This recipe was requested by Cookin Mama. Once you make this you may never use store bought again.
Traditional, creamery, whey cheese made from cow's or sheep's milk. It is a basin-shaped cheese, pure white and wet but not sticky. Good Ricotta should be firm, not solid and consist of a mass of fine, moist, delicate grains, neither salted nor ripened. It is white, creamy and mild and is primarily used as an ingredient in lasagna. It is primarily made with cow's milk whey which is heated to 170 degrees F. Citric acid is added to encourage destabilization and separation and the temperature is quickly raised to 185 degrees F. Proteins from the whey separate rise and coagulate; the proteins (lactalbumin) are skimmed off and put in a wicker basket to drain for two days after which the "cheese" is ready for market. There are three distinct varieties of ricotta: ricotta salata moliterna (ewe's milk whey), ricotta piemontese (cow's milk whey + 10% milk) and ricotta romana (a byproduct of Romano cheese production). Most of the ricotta cheese sold in America is ricotta romana.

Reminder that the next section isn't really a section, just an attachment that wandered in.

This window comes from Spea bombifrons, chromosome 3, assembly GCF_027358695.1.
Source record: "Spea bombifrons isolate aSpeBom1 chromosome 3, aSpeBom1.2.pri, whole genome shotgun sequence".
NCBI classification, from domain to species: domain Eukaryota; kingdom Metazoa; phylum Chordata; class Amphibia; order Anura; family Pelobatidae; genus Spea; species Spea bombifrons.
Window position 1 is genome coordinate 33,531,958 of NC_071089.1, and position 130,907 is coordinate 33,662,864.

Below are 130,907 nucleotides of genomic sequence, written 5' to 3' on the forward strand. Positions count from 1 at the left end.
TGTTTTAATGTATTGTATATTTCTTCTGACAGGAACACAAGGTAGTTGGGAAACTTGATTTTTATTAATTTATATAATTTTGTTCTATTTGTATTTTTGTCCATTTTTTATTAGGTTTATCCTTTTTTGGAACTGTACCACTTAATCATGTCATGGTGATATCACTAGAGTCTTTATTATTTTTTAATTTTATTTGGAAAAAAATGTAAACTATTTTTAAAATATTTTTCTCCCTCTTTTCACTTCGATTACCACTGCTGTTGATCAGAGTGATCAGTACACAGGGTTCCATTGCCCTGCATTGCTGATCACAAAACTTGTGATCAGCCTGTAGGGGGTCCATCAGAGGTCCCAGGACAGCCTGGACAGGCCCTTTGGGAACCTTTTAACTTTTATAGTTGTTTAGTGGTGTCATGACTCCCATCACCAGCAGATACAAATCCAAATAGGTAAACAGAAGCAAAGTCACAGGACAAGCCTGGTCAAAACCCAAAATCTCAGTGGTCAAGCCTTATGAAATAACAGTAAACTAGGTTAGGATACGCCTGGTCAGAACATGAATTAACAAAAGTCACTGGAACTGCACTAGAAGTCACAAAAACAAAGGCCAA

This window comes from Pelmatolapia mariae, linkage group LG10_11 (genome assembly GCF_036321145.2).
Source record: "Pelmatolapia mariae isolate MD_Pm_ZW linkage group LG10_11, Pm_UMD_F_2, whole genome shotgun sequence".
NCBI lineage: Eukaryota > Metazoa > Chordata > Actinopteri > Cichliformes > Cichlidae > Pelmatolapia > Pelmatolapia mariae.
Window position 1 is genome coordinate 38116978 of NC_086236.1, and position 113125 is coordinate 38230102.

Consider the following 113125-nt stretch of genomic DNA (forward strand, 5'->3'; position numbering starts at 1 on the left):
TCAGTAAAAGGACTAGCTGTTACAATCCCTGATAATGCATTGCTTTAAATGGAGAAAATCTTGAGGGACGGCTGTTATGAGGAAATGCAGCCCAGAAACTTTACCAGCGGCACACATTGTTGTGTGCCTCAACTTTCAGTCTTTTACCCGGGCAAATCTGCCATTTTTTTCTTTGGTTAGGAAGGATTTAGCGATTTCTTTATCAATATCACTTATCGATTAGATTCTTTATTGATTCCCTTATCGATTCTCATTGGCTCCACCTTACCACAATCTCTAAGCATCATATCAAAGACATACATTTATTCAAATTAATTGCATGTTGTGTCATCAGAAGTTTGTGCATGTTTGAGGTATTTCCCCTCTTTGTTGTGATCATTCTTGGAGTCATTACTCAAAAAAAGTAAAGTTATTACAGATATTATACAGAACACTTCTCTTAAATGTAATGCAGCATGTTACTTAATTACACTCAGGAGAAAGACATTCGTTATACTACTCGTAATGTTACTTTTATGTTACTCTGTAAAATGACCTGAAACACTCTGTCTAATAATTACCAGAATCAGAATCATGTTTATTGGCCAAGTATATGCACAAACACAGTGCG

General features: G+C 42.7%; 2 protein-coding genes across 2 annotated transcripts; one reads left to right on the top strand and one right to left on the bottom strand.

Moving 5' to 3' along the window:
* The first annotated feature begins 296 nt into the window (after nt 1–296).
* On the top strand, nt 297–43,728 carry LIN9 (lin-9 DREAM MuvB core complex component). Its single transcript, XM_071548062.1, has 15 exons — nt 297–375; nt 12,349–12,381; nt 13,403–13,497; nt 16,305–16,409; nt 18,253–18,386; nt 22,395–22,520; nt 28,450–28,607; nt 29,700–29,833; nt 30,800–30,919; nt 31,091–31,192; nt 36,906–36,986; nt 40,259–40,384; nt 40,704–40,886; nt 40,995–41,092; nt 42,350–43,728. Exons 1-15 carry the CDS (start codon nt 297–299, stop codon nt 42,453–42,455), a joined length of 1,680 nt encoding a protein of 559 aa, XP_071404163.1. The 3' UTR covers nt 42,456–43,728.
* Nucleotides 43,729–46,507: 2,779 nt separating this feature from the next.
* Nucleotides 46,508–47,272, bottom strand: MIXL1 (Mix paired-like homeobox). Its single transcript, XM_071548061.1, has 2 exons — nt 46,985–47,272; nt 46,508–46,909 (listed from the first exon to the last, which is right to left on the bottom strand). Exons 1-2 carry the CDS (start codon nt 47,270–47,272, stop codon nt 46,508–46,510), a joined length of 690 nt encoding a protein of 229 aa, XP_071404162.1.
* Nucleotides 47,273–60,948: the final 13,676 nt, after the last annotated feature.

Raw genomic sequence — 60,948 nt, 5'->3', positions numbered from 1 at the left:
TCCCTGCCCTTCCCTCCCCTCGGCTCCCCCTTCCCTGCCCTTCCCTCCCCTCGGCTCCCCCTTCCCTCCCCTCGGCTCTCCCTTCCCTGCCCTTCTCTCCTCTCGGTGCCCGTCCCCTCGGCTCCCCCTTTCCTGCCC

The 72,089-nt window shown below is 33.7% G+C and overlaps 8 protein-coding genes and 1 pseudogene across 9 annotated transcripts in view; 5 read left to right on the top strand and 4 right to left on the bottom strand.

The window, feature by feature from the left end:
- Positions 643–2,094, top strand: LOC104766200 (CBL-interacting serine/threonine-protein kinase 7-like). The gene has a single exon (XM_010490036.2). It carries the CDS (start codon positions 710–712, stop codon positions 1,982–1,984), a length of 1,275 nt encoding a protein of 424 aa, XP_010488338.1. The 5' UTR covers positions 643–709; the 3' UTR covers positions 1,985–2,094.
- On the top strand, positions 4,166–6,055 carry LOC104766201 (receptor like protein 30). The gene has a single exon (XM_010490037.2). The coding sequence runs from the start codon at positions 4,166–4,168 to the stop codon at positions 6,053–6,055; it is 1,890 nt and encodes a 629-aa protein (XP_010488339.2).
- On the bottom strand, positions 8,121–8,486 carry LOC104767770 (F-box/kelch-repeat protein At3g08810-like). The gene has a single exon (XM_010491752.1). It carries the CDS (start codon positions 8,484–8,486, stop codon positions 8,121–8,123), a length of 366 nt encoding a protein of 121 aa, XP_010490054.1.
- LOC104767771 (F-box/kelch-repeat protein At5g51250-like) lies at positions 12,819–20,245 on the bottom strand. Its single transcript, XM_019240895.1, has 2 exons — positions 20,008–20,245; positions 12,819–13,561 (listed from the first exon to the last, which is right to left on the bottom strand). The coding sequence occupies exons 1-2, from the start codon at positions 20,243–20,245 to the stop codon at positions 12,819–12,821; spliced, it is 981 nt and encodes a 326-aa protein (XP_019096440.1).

Although good ricotta is easily purchased at most markets, many cooks still prefer to make their own to control the consistency and to add herbs.
To make ricotta you will need a large, heavy pot, large sieve, fine mesh cheesecloth, pot to set sieve in, and a covered storage container.
2 quarts whole milk
1 cup heavy cream or half and half
1/2 tsp. salt
3 TBSP fresh lemon juice
IN heavy saucepan, bring milk, cream and salt to a rolling boil on medium heat, stirring occasionally to prevent scorching.
ADD 3 TBSP lemon juice.
REDUCE heat to low, simmer, stirring constantly until mixture curdles - 2 to 3 minutes.
POUR mixture into cheesecloth-lined sieve.
LET drain for an hour, until ricotta is firm.
SPOON into container, cover, chill. Keeps up to two days.